programmatically associating an output of a first function block of the graphical function blocks with an input of a second function block of the graphical function blocks in response to a reference parameter located on the second function block being set to an identifier of the first function block; and

creating, by the system, a configuration program for the safety relay based on the graphical function blocks and the signal flow lines.


 
12. The method of claim 11, further comprising:
in response to receiving, as the second configuration input, an instruction to create a signal flow line between an output of a third graphical function block in the safety monitoring column and an input of a fourth graphical function block in one of the logic level B column or the safety output column:

generating a pass-through function block in the logic level A column;

connecting the output of the third graphical function block to an input of the pass-through function block using a first signal flow line; and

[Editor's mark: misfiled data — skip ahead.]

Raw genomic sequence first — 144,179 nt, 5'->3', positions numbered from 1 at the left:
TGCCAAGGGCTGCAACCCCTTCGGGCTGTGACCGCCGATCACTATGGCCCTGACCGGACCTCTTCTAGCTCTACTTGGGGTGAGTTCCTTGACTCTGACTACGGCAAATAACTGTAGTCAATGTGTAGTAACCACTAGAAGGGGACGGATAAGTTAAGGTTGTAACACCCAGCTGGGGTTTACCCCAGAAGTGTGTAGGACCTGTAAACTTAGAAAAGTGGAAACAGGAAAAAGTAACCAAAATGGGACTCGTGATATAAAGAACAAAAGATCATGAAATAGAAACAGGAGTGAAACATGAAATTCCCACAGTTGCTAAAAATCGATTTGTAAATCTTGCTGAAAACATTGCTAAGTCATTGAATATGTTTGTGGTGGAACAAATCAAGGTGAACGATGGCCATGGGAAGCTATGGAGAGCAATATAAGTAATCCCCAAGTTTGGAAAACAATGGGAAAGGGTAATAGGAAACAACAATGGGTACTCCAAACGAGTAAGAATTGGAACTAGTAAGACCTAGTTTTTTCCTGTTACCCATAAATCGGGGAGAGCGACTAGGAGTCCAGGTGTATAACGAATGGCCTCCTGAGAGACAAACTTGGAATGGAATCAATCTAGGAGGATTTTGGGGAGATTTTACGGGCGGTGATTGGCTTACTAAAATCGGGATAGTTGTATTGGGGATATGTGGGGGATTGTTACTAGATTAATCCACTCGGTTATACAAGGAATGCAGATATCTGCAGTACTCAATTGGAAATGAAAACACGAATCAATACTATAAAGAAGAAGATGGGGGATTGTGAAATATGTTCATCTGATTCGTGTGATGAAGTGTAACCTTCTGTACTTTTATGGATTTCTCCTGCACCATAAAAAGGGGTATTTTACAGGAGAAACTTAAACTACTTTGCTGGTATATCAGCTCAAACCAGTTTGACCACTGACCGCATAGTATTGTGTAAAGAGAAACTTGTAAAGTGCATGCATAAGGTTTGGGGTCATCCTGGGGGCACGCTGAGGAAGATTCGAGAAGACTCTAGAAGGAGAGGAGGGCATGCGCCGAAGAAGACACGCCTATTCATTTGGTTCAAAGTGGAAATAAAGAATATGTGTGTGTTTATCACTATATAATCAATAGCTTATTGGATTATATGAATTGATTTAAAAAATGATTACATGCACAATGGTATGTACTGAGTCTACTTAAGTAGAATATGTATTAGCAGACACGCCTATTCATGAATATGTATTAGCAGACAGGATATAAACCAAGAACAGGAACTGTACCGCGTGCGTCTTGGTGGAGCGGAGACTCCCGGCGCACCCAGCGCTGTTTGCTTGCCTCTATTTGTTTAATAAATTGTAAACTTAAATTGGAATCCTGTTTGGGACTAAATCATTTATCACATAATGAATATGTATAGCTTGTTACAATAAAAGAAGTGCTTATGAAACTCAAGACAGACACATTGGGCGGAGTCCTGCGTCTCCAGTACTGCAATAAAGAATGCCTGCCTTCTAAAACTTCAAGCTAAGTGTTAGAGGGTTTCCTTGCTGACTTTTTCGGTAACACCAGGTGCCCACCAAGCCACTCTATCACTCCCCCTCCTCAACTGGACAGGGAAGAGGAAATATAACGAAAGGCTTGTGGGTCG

connecting an output of the pass-through function block to the input of the fourth graphical function block using a second signal flow line, wherein the pass-through function block performs no operation on an output signal from the third graphical function block.


 


Ansprüche

1. System (102) zur Programmierung eines industriellen Sicherheitsrelais (108), mit:

einem Speicher (212), der computerausführbare Komponenten speichert; und

einem Prozessor (210), der funktionsmäßig mit dem Speicher gekoppelt ist und die computerausführbaren Komponenten ausführt, wobei die computerausführbaren Komponenten umfassen:

eine Konfigurationskomponente (208), die ausgebildet ist, ein Konfigurationsprogramm für ein Sicherheitsrelais auf der Grundlage einer Konfigurationseingabe zu erzeugen, die zur Bearbeitung graphischer Funktionsblöcke (1102, 1108; 1202, 1204, 1208; 1302, 1304, 1306) und Signalflusslinien zwischen den graphischen Funktionsblöcken dient; und

eine graphische Schnittstellenkomponente (204), die ausgebildet ist, die Konfigurationseingabe zu empfangen (2202) und die graphischen Funktionsblöcke auf einem Bearbeitungsbereich einer Konfigurationsschnittstelle anzuzeigen,